My Role

  • Research & Analysis
  • Ideation
  • Wireframes & Prototypes
  • User Testing & Iterations
  • Visual Design

Project Specs

  • Timeframe: 3 weeks
  • Tools: Sketch, Omnigraffle, Adobe CC, Invision

Young Women Social Entrepreneurs

Young Women Social Entrepreneurs (YWSE) serves women with a socially conscious agenda who are founders and leaders within businesses, non-profits, and government organizations. As of 2012 there are 7 chapters within the US and 5 internationally. The New York Chapter of YWSE (NYWSE) was founded in 2008. YWSE aims to provide its community with the necessary tools, training, and resources in order to succeed as business leaders while becoming sustainability experts. They empower people to effect change in society at all levels: as individuals, community members, professionals, students, and entrepreneurs.

Project Overview

The New York Chapter of YWSE needed UX designers to create a website that monetizes membership services in an effort to create lasting financial stability for the chapter. Due to an uncertainty of leadership on the national level, a secondary goal included separating its brand visually from the YWSE master brand. 


The website for the New York Chapter of YWSE will be the platform where chapter members can create profiles, connect with other members, and have access to dozens of chapter-provided resources.


Competitive & Comparative Analysis

Competitive Landscape

By evaluating various membership based organizations, we developed a better understanding of the competitive landscape. We wanted to know what benefits exist for paid and free memberships, as well the different kinds of elements existing on various pages throughout the site(s). 

Feature Comparison

We compared various paid and free membership-based websites and their features. Important features included:

  • Clear Membership Benefits
  • Social Media Integration
  • Bold Headline/Site Title
  • Join/Login on homepage

User Flows

In order to ensure the user has a seamless experience, we created user flows from competitors websites. Our goal was ensuring the site had the least amount of steps necessary to accomplish user tasks, such as accessing the membership directory.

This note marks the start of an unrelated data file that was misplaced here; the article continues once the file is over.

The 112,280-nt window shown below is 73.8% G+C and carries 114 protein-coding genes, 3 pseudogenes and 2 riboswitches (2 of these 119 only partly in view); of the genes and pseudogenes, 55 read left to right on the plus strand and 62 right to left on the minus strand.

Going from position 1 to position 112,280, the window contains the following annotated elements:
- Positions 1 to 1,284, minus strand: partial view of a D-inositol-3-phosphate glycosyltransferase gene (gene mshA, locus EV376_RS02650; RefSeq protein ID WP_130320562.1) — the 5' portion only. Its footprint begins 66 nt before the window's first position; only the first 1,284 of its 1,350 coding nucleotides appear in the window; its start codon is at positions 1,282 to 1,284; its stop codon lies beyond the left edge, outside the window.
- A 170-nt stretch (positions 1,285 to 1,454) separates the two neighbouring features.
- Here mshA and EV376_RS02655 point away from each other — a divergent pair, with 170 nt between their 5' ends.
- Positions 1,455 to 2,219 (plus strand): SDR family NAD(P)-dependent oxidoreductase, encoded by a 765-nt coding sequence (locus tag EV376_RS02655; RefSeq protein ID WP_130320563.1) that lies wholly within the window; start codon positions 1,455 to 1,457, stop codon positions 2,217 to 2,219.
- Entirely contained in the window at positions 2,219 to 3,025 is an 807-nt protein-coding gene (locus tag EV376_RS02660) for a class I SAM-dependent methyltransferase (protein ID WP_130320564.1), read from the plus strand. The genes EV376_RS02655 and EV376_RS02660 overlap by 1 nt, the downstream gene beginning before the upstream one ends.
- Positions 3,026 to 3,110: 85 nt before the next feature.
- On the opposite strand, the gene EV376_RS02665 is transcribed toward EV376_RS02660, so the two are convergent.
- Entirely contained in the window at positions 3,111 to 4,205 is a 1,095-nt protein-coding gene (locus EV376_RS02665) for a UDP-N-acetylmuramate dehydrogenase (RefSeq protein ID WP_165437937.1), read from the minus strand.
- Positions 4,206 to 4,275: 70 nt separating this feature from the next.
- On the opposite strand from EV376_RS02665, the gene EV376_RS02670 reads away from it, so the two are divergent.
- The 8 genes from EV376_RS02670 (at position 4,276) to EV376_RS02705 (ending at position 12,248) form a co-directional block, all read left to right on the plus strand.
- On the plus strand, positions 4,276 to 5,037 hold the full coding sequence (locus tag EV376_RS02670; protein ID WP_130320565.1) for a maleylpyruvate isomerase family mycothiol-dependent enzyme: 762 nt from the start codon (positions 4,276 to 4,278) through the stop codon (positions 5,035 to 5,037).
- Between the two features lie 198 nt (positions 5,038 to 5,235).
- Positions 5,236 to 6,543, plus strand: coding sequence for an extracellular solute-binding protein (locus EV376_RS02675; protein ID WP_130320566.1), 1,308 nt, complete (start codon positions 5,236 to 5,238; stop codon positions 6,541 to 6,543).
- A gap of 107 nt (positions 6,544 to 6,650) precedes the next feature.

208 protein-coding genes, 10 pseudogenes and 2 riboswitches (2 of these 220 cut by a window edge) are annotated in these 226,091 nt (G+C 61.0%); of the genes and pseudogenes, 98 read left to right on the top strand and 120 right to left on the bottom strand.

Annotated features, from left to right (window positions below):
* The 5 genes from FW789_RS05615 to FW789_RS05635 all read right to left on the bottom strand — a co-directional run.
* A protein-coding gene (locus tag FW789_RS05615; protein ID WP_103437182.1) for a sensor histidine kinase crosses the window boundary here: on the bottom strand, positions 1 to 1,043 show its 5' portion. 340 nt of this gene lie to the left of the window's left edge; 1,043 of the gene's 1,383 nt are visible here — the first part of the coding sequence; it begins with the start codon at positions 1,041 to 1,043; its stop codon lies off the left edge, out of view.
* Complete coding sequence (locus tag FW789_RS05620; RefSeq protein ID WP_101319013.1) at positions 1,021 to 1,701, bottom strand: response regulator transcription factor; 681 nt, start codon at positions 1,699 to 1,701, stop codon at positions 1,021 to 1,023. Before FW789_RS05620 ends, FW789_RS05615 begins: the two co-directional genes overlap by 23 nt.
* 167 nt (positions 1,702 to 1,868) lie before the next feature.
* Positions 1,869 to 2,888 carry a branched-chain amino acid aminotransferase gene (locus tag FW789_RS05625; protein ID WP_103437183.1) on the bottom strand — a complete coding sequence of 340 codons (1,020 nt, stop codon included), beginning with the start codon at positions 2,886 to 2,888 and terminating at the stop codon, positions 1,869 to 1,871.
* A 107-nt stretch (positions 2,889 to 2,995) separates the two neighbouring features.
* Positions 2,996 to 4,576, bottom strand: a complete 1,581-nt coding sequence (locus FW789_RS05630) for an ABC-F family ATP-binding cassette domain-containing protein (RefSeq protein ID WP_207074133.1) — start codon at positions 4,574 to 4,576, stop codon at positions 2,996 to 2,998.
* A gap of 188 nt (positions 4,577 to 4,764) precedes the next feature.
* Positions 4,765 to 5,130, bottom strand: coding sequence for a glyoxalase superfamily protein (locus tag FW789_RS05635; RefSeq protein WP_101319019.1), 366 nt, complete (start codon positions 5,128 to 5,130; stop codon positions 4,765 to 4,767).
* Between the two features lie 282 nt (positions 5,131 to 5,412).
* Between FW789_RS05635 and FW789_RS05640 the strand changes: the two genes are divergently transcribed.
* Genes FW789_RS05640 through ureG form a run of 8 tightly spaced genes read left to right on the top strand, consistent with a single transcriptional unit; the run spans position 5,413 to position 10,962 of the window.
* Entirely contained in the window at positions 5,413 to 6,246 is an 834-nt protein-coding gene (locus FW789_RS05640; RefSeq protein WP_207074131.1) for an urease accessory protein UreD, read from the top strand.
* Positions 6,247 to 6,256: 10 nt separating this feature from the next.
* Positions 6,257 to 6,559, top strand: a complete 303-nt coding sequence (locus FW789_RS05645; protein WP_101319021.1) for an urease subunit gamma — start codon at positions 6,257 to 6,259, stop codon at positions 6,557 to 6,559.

AIGA was a great example of showcasing paid memberships with several tiers. The cost of each membership was clearly displayed with its associated benefits. 

Surveys & Interviews

Our primary user group were young professionals between the ages of 25-31. The majority of people surveys attended networking events at least once a month and 75% were already members of other networking groups/organizations.  

We surveyed 41 people and conducted 9 user interviews with students, educators, employed and unemployed professionals. 
We discovered that: 

  • they desire excess membership perks for the cost
  • users are typically looking for job opportunities
  • they dislike non-profits that lack transparency
  • users need to be sure they're joining a reputable organization

Synthesizing data

Affinity mapping was an essential method for understanding user needs. We wrote down insights from each interview on sticky notes and grouped them together based on similarities. As trends emerged, we felt confident prioritizing site features. Some of the patterns that emerged were:

  • Want for exclusive membership perks (spotlight, acknowledgement, profile, directory, curated content)
  • A need for social media sharing
  • Receive email newsletters
  • A resourceful page (tools, contacts, articles, relevant news)
  • Users want to be reassured that they’re joining a reputable organization (stats, partnerships, clear mission, values, etc.)